I did my first test with a couple of tsp raw honey (TJ’s) last night before bed, along with 3TBS PS. Fab sleep in spite of a bit too much whiskey during afternoon and Sunday Night Football (Go 49ers!). Usually, with too much drink like that I’ll wake up with pee issues, thirst issues, or heartburn issues. Last night, nothing until like 4am when the badder had to be relieved (we’re talking minute long piss).

    Too soon to know anything, but since you mentioned, figured I would. Don’t take too much stock in my single night n=1. But I’m going to try it again, regularly.

  18. “One thing I’m still not clear on is fried rice, why is it OK too reheat the rice?”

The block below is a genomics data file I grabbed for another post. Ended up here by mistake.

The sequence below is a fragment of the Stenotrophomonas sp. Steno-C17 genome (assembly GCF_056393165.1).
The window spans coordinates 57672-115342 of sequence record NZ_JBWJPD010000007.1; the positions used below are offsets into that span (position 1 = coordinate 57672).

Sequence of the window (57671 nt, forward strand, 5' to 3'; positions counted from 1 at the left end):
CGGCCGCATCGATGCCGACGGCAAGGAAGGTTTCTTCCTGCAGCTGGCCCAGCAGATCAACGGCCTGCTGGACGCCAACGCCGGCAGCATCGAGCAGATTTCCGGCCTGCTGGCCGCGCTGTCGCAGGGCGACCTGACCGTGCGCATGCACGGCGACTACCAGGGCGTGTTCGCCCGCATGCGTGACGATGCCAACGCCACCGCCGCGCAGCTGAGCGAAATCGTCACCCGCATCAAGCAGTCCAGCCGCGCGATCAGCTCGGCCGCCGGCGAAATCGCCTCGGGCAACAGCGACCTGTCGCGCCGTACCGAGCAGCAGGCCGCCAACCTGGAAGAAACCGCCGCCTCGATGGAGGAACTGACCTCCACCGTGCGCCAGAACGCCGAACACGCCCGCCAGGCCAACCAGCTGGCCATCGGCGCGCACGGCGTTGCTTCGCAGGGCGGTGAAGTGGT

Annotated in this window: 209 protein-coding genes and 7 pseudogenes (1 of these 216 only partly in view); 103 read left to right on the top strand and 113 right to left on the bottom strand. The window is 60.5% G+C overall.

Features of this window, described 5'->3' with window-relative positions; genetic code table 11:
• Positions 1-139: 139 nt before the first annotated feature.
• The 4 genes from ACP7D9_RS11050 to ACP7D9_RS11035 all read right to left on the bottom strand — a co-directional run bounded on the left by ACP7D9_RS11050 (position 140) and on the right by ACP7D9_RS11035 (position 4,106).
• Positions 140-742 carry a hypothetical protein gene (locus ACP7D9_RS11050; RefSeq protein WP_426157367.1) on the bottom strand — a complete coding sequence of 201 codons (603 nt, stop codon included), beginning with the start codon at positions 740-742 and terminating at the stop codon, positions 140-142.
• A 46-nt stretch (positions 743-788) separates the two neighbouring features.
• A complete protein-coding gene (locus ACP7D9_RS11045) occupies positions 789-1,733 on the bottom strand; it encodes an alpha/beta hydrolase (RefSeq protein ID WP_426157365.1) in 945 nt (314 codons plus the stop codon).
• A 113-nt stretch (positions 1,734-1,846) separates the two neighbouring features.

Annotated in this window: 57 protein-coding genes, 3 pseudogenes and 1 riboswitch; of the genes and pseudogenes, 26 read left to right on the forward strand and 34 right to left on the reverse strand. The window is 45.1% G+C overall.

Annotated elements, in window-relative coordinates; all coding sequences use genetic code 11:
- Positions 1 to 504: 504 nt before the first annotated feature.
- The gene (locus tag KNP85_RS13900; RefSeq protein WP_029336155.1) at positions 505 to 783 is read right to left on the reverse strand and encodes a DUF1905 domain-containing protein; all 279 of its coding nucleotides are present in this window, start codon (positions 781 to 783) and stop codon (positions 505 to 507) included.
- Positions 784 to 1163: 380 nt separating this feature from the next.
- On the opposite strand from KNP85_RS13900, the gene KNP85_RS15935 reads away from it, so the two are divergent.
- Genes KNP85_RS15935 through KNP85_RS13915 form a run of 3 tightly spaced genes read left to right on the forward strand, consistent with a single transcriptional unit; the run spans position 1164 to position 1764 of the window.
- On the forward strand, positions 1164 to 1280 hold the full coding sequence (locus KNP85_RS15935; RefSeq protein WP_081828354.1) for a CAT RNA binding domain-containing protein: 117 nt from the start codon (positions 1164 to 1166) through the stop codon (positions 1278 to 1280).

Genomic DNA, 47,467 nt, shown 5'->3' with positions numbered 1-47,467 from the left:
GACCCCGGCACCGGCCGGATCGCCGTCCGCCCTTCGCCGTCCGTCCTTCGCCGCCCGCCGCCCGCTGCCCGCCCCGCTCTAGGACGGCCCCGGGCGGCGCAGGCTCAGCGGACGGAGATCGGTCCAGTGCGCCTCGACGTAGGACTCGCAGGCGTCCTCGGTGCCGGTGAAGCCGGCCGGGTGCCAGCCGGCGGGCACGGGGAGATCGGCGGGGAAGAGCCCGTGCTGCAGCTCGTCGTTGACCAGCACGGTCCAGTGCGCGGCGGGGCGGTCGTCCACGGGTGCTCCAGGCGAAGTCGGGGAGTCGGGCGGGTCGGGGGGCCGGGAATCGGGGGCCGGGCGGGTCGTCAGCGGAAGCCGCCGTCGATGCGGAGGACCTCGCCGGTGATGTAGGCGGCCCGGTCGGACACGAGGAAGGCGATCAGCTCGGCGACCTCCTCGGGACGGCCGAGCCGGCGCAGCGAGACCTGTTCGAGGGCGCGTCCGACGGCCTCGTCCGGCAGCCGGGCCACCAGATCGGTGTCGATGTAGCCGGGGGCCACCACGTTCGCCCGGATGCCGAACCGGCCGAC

2 reasons. First is that RS4 (retrograde RS from cooling) is resistant to heating. Different resistant starch structure near as I can tell, not like virgin RS that’s like popcorn with a bit of moisture in the granule.

    2nd, that high heat frying really doesn’t warm heat it all the way through like say nuking it does. Best way to do fried rice is as soon as they start popping, it’s done.

  19. sootedninjas says:

    yeaj. kefir + 2 tsp Honey was just outstanding … freaking awesome ……. forgot to do it tonight but tomorrow I’ll add 1 tsp of 100% cacao powder…… better yet drink it during breakfast with a meal of garlic fried rice, 3 eggs over easy on top and fermented dried fish with dice tomatoes and onions plus a pinch of Himalayan salt. bammmm……..

  20. Hey Richard,